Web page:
The Yankees said on Wednesday that they would extend protective netting far down the foul lines next season at Yankee Stadium in the hopes of preventing fans from being struck by hard-hit foul balls.
While Major League Baseball teams have moved incrementally in the last two years to add more protective netting to prevent severe injuries, the Yankees had resisted calls to do so — until September, when a toddler was severely injured when she was hit in the head by a line drive behind the third-base dugout at Yankee Stadium.
The incident, which occurred Sept. 20, left players for the Yankees and the visiting Minnesota Twins shaken, and drew widespread attention. It prompted at least five other teams to make announcements that they would add netting. The Yankees joined them on the final day of the regular season.
On Wednesday came the details: nets that will extend nine feet above the dugout roofs and five and a half feet above the short walls that extend down the foul lines.
The netting will provide increased protection for fans who are sitting inside the so-called moat that surrounds the highest priced seats, extending to the point where the wall makes a slight turn and hugs the foul lines — about where ball boys have traditionally sat. Once at that point, the walls increase in height before they meet the outfield wall.
Rob Manfred, the commissioner of Major League Baseball, has encouraged teams to extend netting to the far end of the dugouts — the Twins were the first to do so, in 2016 — but has refrained from mandating the added protection. At the end of last season, only 10 teams had extended protective netting that far, including the Mets, who installed theirs at the All-Star break last season.
The Yankees are going far beyond Manfred’s suggestion, but perhaps no fans need it like the ones at Yankee Stadium. The Yankees feature a power-packed lineup built around towering sluggers: Aaron Judge and the newly acquired Giancarlo Stanton, who between them registered the eight hardest hit balls in baseball last season — each of them topping 120 miles per hour.
The Yankees’ plan for more netting was praised by Geoffrey Jacobson, the father of the young girl who was struck by the line drive in September. He commended the team for going beyond Manfred’s guidelines and called for the rest of Major League Baseball to follow suit.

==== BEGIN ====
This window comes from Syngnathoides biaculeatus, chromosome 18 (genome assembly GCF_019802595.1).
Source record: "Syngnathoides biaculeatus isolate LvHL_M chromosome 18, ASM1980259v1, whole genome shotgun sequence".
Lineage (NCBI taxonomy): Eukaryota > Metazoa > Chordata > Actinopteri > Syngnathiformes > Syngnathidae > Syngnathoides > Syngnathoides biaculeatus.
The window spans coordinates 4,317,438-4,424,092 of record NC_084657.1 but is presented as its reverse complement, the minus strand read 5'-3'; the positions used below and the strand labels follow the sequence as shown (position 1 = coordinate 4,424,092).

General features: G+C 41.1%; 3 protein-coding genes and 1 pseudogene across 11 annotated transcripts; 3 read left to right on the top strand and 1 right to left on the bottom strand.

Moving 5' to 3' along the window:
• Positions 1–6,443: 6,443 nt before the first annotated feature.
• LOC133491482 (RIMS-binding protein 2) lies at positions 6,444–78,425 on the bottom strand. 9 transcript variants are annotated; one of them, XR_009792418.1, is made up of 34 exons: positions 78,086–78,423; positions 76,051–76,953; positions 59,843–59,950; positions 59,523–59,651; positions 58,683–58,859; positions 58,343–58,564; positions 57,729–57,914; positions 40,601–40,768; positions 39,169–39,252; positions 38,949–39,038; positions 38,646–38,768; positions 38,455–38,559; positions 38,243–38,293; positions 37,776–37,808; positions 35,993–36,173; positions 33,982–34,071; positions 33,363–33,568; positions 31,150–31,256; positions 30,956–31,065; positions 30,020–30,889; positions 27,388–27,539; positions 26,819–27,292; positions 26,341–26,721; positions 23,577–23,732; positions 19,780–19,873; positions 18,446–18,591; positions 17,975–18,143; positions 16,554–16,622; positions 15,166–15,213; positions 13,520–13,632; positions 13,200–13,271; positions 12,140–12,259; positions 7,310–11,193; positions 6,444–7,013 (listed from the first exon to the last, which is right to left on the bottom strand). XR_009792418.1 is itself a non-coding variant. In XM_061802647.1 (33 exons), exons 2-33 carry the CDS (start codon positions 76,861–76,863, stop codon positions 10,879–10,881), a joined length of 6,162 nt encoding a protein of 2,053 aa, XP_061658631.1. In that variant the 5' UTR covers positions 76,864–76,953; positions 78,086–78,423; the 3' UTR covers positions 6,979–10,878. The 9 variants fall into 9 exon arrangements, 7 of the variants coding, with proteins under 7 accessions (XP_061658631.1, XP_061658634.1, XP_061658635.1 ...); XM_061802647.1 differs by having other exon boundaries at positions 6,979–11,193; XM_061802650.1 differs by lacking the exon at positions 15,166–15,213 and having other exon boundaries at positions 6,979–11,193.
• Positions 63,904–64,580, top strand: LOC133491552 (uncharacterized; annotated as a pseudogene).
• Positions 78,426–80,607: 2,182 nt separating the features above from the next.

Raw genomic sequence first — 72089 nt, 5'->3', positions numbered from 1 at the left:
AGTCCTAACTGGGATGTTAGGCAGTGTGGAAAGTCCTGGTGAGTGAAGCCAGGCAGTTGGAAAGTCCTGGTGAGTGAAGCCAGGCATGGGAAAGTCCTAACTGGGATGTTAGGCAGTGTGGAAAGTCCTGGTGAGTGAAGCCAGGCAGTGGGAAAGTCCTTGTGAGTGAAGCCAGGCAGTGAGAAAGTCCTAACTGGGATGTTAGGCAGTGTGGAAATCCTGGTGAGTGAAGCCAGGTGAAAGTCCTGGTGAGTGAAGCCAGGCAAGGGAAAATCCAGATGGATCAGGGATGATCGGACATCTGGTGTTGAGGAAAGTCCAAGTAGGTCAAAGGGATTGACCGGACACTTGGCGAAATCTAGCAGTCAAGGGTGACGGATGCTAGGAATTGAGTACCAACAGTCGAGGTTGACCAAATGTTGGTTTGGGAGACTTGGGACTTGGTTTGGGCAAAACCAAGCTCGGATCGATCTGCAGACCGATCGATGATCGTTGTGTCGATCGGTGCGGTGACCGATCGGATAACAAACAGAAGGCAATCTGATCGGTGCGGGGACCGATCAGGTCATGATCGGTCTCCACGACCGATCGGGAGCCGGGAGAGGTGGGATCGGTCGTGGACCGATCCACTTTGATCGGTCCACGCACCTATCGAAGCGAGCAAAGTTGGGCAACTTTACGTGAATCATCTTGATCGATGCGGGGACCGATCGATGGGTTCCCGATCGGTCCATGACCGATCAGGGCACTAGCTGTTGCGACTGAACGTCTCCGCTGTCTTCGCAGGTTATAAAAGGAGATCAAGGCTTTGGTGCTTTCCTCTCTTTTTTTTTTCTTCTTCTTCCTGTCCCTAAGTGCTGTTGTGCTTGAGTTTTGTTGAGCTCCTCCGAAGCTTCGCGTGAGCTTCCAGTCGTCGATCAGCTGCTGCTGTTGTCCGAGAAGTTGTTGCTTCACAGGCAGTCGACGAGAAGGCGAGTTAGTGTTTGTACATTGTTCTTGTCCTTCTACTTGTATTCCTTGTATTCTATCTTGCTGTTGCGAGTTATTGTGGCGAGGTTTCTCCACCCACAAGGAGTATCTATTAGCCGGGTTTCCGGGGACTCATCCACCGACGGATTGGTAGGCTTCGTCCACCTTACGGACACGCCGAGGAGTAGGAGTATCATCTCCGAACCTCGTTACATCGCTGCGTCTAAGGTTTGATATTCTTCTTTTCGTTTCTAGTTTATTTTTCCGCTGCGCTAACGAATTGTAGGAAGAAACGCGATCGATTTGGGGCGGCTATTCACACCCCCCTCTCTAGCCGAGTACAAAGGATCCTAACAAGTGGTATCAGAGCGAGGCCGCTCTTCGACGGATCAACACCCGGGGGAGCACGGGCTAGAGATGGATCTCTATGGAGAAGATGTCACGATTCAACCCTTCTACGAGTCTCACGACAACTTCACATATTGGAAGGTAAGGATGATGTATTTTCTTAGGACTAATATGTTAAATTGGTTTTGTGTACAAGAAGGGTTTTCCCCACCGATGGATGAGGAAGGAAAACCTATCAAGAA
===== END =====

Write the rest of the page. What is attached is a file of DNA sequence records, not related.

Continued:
“It’s needed, and I’m really happy that the Yankees did the right thing,” Jacobson said.
He said his daughter, who turned 2 in October, had largely recovered from her injuries, which included fractures of her orbital bone and nose as well as bleeding on her brain. She wears an eye patch for five hours a day on her good eye to help strengthen the eyelid and muscles on the injured eye.
Councilman Rafael L. Espinal Jr., who introduced legislation in May that would have required all major league and minor league parks in New York City to extend protective netting, also applauded the Yankees and the Mets for their decisions.
“So many families will be kept safe because of this,” Espinal said in a statement. “I hope all teams nationwide will make the right call.”
In the Yankees’ announcement, though, they were not just heeding a call for safety. They also appealed to another constituency: the customers in those expensive seats, who the team says have objected to increased netting because it will deprive them of intimacy.
The nets behind the dugout will be retractable by up to three feet so that before games fans can still seek autographs or a baseball from players. The nets will then be fastened once the game starts. Minute Maid Park in Houston is among the ballparks that have a similar feature.
The Yankees said the netting would be made from a knotless, synthetic material — the same used behind home plate last season — and be field green, so as to better blend into the playing field. The Yankees said the netting would be installed next month and be ready for the home opener on April 2. A similar system is being installed at Steinbrenner Field in Tampa, Fla., and will be ready for the start of spring training on Feb. 13.
Published at Wed, 10 Jan 2018 22:40:09 +0000